Certification is proof that this beef is grass fed
By Doug Rich
Mel and Joyce Williams are sold on grass-fed beef; in fact they are sold out.
They had always raised a few grass-fed calves on their eastern Kansas farm for themselves but went to 100 percent grass-fed production in 1996 when they started selling beef to the public. After reading an article titled “Beyond Organic,” Joyce Williams was more convinced than ever in the value of grass-fed beef.
“I decided this is what I am going to do, sell our beef as grass fed because it is healthier and it is what we are already doing,” Williams said. “My interest is health and what keeps us healthy.”
Mel and Joyce Williams also believe in people doing what they say they are going to do. All cattle are a little bit grass fed but they wanted to prove that their cattle were 100 percent grass fed.
“When you see people putting corn in the trough and calling the cows I wondered how could I tell people we don’t do that on our farm,” Joyce Williams said.
The way she found was to be certified by the American Grass Fed Association and Animal Welfare Approved. Williams said both groups certified them in 2004.
“We realized we had to prove what we were doing,” Williams said.
The standards restrict and their farm is inspected once a year to make sure they are practicing these specific production methods. The inspector comes at different times of the year to see their cattle at a different point in the production cycle. Last year Williams received an AWA grant that he used to purchase a new herd bull.
Mel Williams said there are three pages of very specific production standards that they must adhere to in order to be certified by these groups. At the top of this list is not using sub-therapeutic antibiotics.
“If they get sick we can treat them, but we must take them out of the grass-fed market,” Joyce Williams said.
The cows and calves are out on grass at all times. Williams said they are encouraged to use rotational grazing. Calves being finished on grass are normally on a 70-acre pasture that is divided into paddocks with electric fencing. These calves are moved every day during the finishing phase. The cows are in larger pastures and only moved about once a week.
“If the cows meet me at the gate it is time to move them,” Mel Williams said.
A standard that took some adjustment has been weaning across the fence. Williams said when they first started they put the momma cows on a back pasture out of sight to the calves being weaned. She said the calves would bawl for a week before they settled down. Now the cows and calves are just separated by a fence during weaning.
Williams said it only takes about two days before the calves and cows settle down. Every day the calves get a little farther away from the momma cows.
“I tell our customers that the calves can kiss their moms but they can’t nurse,” Williams said.
According to the standards they cannot wean calves before they are 6 months old and recommend waiting until they are 9 months old. Williams said they wean calves between 9 and 10 months of age.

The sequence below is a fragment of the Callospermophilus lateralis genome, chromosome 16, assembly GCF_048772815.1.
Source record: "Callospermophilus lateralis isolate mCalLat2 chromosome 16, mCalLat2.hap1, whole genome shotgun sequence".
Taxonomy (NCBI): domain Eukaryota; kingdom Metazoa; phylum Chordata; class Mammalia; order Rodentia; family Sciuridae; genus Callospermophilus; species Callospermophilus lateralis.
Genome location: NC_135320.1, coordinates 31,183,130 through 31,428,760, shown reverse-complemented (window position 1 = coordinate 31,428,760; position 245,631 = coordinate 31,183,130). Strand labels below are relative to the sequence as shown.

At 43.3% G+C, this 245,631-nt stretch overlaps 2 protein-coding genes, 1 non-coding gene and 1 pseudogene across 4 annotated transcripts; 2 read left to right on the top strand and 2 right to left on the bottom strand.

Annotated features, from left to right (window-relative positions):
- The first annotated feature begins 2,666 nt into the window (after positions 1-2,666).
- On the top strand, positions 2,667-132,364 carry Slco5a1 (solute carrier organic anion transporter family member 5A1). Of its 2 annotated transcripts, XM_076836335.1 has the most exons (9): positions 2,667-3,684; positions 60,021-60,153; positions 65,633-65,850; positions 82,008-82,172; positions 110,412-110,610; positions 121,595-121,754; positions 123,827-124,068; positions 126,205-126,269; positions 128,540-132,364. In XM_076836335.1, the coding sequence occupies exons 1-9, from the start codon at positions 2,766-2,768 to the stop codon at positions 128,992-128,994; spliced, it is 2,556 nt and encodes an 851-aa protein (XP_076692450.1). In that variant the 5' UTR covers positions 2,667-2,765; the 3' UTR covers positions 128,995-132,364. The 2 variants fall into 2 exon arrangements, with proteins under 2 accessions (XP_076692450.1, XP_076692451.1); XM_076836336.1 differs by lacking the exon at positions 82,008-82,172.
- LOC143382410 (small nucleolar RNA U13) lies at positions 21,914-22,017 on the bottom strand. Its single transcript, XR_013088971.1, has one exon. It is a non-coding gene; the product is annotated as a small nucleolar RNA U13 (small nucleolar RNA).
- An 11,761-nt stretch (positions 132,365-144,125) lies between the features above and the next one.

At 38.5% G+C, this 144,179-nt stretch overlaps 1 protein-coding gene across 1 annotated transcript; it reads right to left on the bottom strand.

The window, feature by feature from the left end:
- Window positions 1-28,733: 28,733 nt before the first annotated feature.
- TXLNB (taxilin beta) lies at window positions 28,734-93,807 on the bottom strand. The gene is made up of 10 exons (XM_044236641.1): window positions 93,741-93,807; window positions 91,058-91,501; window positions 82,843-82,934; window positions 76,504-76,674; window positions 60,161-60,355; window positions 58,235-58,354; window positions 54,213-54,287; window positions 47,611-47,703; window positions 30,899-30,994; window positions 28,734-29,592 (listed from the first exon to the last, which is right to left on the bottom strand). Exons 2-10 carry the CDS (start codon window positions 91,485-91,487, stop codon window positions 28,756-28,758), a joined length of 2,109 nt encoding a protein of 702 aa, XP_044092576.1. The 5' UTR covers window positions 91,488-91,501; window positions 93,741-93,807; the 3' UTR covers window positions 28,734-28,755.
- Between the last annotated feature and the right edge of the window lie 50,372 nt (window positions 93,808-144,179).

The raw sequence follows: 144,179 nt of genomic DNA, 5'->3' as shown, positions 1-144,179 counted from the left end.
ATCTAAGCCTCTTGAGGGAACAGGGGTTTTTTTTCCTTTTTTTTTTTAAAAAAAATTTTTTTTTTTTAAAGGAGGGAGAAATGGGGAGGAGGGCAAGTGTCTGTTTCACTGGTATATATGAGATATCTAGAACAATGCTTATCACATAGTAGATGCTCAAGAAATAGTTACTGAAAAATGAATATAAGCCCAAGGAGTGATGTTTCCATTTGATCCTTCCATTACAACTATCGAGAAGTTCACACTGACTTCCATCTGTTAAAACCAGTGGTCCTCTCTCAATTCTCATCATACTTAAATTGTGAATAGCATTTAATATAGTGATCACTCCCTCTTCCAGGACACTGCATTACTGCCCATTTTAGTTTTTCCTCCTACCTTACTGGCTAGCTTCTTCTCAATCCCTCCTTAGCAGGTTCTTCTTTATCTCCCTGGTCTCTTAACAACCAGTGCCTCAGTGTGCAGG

The standards for grass fed and AWA also include making sure heifers are 2 years old before they have their first calf, not keeping a bull in a pasture by itself, not hauling to a slaughter facility more than eight hours from the ranch or farm, and not treating pastures with herbicides or insecticides except for approved spot treatments.
“Being certified is a way of proving we do what we say we are doing,” Joyce Williams said. “I think honesty is very important.”
Williams has a fall calving herd but held back some heifers this year to begin a small spring calving herd. A lot of people want their beef in the spring. The spring calving heifers are just being bred, and since they don’t slaughter until the calves are 2 years old they won’t have beef for sale from the spring herd until 2016.
“We have had 50 head to sell as grass fed but we will have a total of 65 when the spring calves are ready,” Mel Williams said.
Mel Williams said when they started out they just sold a few calves, 11 or 12 head, in the grass-fed market. They kept doubling the number of calves they were selling every year until all of their calves were sold in the 100 percent grass-fed market. They are already sold out this year.
“We have a standby list for this year and the fall of 2014 is the first we have available if you want a half of beef,” Joyce Williams said. “We don’t have to sell it, our customers are here to buy it. They have researched grass fed and know what they want.”
Williams markets beef as wholes, halves, and quarters. Customers contact the processing facility to tell them how they want their beef cut and then pick it up themselves. Mel and Joyce Williams also have two or three head processed into individual cuts that they sell from their farm to customers on their list who want just a certain cut or cuts and not a whole, half or quarter of beef. Right now they have a list of people who want roasts this winter.
They have been marketing beef at Checkers grocery story in Lawrence, Kan., two Hy-Vee Health Markets, and The Merc also in Lawrence. Joyce Williams said it is a toss-up whether to sell wholesale or retail to their own list of customers.
Either way Mel and Joyce Williams are sold out, and there is a waiting list for the 100 percent certified grass-fed beef they raise.
Doug Rich can be reached by phone at 785-749-5304, or by email at firstname.lastname@example.org.